Though we scheduled a date, he never made it. Of course, his life was not really ended by his death, only changed. He made the great step from faith into vision. He found a life far more beautiful than the eye of humanity has ever seen, or the mind ever imagined.

Before he died, we talked one last time. "I'm not going to make it to your class," he said.

"I know, Tommy."

"Will you tell them for me? Will you . . . tell the whole world for me?"

"I will, Tommy. I'll tell them."

Traversing Your Personal Terrain–Nancy Smeltzer
[email protected]

Many of us love traveling. New climes and foreign places beckon with their siren songs. I, for one, delight in the sights and sounds when walking down new streets. Lately, however, I've been exploring much closer to home. It's not a foreign country that has become my passion, but my own inner workings.

What if we viewed our lives as an inner terrain? The hills and valleys, which become visible upon scrutiny, remain invisible behind the scenes of our consciousness unless we choose to look. Then, why not traverse the countryside and become familiar with the views. After all, these scenes are always with us, influencing the choices we make every day.

Imagine that you're a pilgrim in a hallowed place. While there, inside yourself, why not honor and celebrate the awe and mystery of the inner you. The word "sacred" comes from the Greek word for "safe". What places inside of you do you feel safe in? Which ones speak to your inner being? To remind myself that I do have my own interior sanctuary, I've even made a small art quilt to carry with me when I travel. It's there to remind myself that I do have my own internal, hallowed place where I can acknowledge the Divine in me.

I'm proposing that you have curiosity about these new venues. I try to look at their insights with baby-fresh eyes, and to have no assumptions regarding them. While many of these encounters I've made many times before, I find that there are still new insights to be made if I just open myself to their possibilities. For me, part of the appeal of such an approach is that I seem to have countless opportunities for new discoveries about myself.

Just as a traveler, I try to pick up souvenirs of my inner journeys to remind me of where I've been. Sometimes, there are actual objects to place around the house to remind me of my achievements. Other times, it's writing a story like this to mark an insight. Or as living things have a special place for me in my heart, I might plant something in my garden to commemorate a memorable internal event.

As a child, my family often went to the mountains of North Carolina in the summer. I learned that certain landmarks on the way denoted the progress we were making in the trip. One of the key signs that we were getting near was seeing the Smokey Mountains off in the distance. At first, they appeared fuzzy, hence the name. As we got closer, the mist cleared and I could see better. A similar experience has been true for my personal quests. Often, the ideas and revelations at first are not quite formed. They emerge much more clearly upon reflection. Other times, they might appear in crystal clarity, as if I had just turned a corner and had something abruptly come into view. It's all of these events that dot the landscape of my mind that make me who I am.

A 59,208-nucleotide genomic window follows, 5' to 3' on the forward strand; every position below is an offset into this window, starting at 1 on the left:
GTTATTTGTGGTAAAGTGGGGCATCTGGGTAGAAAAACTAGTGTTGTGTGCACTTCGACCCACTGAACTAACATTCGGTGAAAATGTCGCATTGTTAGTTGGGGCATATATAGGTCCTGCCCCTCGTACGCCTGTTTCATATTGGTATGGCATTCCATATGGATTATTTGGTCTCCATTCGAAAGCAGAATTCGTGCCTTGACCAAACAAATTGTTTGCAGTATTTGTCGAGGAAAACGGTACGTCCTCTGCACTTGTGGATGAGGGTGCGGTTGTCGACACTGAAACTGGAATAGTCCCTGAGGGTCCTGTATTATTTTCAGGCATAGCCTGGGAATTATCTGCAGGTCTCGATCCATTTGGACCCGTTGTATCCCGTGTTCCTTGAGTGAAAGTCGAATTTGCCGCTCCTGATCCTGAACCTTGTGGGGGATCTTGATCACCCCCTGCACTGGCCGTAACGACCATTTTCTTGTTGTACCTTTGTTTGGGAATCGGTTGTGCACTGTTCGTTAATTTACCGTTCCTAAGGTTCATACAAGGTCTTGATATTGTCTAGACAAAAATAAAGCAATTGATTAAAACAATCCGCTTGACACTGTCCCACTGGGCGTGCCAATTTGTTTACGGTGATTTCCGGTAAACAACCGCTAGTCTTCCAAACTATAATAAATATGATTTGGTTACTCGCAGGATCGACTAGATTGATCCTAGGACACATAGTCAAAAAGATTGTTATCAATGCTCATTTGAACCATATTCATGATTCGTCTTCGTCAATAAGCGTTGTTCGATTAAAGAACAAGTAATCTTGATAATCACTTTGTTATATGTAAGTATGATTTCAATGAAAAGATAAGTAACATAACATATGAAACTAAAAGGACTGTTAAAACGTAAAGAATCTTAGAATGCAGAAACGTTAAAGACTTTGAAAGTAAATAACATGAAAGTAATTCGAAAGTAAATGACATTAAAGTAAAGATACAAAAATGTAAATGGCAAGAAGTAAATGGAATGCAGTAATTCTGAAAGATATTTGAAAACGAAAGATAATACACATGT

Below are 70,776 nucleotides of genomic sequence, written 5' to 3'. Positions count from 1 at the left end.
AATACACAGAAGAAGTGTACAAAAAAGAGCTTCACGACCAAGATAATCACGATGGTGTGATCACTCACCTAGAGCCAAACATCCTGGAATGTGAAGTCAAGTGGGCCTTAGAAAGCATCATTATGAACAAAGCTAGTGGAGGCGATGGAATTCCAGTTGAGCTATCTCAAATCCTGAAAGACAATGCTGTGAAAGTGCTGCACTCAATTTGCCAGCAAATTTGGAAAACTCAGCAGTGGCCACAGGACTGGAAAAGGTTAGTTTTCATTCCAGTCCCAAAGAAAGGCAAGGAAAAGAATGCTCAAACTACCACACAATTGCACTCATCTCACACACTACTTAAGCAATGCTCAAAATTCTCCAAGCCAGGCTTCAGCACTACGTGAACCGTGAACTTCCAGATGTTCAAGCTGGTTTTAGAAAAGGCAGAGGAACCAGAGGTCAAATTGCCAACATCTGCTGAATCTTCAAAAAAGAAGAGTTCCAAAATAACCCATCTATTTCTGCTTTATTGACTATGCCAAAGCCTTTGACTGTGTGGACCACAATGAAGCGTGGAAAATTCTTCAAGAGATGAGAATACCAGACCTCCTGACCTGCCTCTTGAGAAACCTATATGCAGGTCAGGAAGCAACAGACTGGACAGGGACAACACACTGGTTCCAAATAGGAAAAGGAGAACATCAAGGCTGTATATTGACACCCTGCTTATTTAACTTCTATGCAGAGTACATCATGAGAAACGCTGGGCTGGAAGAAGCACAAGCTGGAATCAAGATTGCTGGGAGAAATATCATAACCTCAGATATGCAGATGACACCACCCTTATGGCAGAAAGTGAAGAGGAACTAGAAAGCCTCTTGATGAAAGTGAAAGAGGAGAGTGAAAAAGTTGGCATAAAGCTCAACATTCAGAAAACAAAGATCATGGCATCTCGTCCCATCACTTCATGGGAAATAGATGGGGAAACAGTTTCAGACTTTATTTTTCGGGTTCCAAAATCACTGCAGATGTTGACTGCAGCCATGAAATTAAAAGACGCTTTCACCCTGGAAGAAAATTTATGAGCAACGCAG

What are the landmarks and home ports in your inner landscape? The thrill of discovery is awaiting you. I always find it sad when I hear of someone who says that they've finished their work on a particular life approach. It seems as if they're saying that there's nothing new to be found there. I wish for you that you will always find new and exciting sights and landscapes within your own being. There's much to be found and appreciated there, and plenty of fertile land for the growth and exploration of your soul.

There is no such thing as failure, only results, with some more successful than others. - Jeff Keller


"The greatest force in the human body is the natural drive of the body to heal itself." wrote Dr. Norman Cousins after he had recovered from a "terminal" illness. He did this partly with organic foods, clean water, deep renewing sleep, a peaceful home environment, faith, lots of laughter, and videos which uplifted his spirit and lightened his terminal diagnosis. 

Certainly medicine, professional diagnosis and treatment are important aspects of becoming well. But medical science still remains ignorant as to precisely why some people heal and others succumb to disease. Indeed, the healing process itself remains a rather mysterious event. We do know, however, that the individual person has a lot more power and control over his or her own healing than was ever acknowledged before.  Here are some "hints" which might help you realize your own power and ability to help you heal.